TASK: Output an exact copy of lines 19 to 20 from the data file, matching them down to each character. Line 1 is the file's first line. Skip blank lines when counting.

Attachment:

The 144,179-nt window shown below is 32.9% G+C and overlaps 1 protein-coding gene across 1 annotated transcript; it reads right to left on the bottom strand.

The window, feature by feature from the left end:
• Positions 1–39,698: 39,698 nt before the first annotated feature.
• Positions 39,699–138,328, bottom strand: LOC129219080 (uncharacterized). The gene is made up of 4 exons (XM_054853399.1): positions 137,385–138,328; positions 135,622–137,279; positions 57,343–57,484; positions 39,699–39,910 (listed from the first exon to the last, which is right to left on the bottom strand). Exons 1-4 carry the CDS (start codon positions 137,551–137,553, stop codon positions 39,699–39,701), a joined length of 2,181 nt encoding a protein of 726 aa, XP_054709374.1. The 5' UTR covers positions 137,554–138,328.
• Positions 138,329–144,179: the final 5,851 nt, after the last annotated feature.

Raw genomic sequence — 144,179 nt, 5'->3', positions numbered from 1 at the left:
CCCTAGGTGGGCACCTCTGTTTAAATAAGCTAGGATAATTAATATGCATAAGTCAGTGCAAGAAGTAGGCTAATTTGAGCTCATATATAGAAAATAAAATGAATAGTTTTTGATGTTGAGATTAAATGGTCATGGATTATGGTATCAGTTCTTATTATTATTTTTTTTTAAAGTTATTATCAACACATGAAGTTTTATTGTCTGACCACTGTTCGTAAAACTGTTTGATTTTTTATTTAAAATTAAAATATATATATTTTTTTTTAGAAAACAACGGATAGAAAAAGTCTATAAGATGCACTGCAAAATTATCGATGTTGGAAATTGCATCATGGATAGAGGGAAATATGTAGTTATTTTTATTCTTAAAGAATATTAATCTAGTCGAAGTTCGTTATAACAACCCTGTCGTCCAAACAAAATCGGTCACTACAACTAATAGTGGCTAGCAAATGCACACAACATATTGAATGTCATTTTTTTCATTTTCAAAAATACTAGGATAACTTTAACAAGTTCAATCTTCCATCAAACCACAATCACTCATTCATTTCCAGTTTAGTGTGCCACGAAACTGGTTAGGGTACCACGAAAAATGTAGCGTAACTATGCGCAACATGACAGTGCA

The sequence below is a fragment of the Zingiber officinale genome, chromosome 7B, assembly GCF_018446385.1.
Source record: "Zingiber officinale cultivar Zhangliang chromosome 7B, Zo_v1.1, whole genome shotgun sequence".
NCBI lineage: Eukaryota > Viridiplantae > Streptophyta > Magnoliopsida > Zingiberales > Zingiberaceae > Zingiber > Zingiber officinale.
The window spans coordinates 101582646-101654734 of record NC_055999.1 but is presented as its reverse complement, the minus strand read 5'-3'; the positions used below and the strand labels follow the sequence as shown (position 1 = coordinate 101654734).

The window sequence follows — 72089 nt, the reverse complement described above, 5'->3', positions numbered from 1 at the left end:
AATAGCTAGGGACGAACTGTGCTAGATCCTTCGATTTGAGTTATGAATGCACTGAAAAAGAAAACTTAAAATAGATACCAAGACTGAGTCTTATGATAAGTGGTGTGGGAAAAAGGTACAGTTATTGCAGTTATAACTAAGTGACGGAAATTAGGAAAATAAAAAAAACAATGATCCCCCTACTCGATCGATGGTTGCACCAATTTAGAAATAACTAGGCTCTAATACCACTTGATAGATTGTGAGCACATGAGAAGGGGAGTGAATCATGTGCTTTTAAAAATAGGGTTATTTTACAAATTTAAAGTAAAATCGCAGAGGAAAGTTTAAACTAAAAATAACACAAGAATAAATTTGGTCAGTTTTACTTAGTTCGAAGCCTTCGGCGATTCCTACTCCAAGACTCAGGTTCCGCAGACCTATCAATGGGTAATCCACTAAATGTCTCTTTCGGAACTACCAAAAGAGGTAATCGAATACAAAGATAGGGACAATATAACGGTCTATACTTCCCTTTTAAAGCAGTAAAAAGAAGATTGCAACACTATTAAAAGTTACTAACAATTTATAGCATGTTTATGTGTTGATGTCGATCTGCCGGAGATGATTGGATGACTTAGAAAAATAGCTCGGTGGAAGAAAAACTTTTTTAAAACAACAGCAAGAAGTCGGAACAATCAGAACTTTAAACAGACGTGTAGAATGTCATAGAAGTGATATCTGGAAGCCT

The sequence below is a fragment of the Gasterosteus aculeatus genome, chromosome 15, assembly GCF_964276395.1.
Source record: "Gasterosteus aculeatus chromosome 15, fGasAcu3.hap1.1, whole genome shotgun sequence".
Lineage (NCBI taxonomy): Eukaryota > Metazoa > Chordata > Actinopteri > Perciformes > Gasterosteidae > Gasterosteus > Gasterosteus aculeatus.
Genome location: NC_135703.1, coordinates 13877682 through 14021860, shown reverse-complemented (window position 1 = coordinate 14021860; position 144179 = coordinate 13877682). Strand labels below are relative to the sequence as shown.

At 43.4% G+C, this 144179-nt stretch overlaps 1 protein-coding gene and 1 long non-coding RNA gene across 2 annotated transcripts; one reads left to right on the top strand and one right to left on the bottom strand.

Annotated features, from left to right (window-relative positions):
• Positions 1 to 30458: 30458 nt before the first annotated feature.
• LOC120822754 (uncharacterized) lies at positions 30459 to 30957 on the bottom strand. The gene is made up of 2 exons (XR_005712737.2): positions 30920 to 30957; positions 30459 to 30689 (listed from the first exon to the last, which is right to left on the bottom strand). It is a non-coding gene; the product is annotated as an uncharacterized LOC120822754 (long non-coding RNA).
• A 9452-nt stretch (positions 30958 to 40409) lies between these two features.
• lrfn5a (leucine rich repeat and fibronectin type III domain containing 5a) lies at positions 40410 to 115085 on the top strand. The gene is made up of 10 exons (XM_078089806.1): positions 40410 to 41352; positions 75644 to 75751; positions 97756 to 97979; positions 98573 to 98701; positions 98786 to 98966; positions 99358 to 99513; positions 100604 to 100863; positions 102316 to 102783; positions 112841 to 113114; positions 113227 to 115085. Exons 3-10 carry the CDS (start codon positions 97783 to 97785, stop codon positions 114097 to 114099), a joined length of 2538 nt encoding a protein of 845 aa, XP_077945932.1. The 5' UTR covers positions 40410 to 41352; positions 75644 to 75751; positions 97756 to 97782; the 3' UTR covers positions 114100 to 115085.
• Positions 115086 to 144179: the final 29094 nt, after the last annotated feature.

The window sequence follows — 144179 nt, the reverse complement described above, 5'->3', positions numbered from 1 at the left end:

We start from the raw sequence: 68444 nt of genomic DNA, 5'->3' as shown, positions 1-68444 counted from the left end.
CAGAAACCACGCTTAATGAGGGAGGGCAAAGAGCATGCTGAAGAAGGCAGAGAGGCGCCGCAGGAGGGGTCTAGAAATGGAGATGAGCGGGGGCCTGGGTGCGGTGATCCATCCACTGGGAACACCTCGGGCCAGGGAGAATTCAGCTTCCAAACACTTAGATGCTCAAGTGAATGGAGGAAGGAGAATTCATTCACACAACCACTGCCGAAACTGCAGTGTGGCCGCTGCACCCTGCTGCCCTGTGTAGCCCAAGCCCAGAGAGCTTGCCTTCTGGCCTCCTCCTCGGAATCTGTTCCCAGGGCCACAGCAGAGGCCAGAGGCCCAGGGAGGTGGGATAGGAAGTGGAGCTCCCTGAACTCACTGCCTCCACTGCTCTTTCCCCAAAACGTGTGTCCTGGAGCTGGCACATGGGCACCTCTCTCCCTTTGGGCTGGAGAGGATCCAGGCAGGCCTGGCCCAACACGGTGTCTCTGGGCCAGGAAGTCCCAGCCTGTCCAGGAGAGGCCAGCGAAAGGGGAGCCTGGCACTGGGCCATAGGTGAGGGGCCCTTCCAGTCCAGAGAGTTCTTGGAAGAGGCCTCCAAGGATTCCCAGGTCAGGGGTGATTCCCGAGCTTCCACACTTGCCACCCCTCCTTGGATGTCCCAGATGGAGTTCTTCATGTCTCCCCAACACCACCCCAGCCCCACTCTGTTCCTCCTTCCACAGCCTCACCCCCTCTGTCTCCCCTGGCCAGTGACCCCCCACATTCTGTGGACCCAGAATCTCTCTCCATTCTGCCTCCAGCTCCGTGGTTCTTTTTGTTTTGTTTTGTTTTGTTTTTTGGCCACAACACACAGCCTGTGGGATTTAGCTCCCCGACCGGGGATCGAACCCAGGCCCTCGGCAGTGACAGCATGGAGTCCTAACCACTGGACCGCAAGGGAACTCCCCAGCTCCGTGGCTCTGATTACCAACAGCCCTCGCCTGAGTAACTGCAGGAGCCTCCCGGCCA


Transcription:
Annotated features, from left to right (window-relative positions):
• Positions 1 to 30458: 30458 nt before the first annotated feature.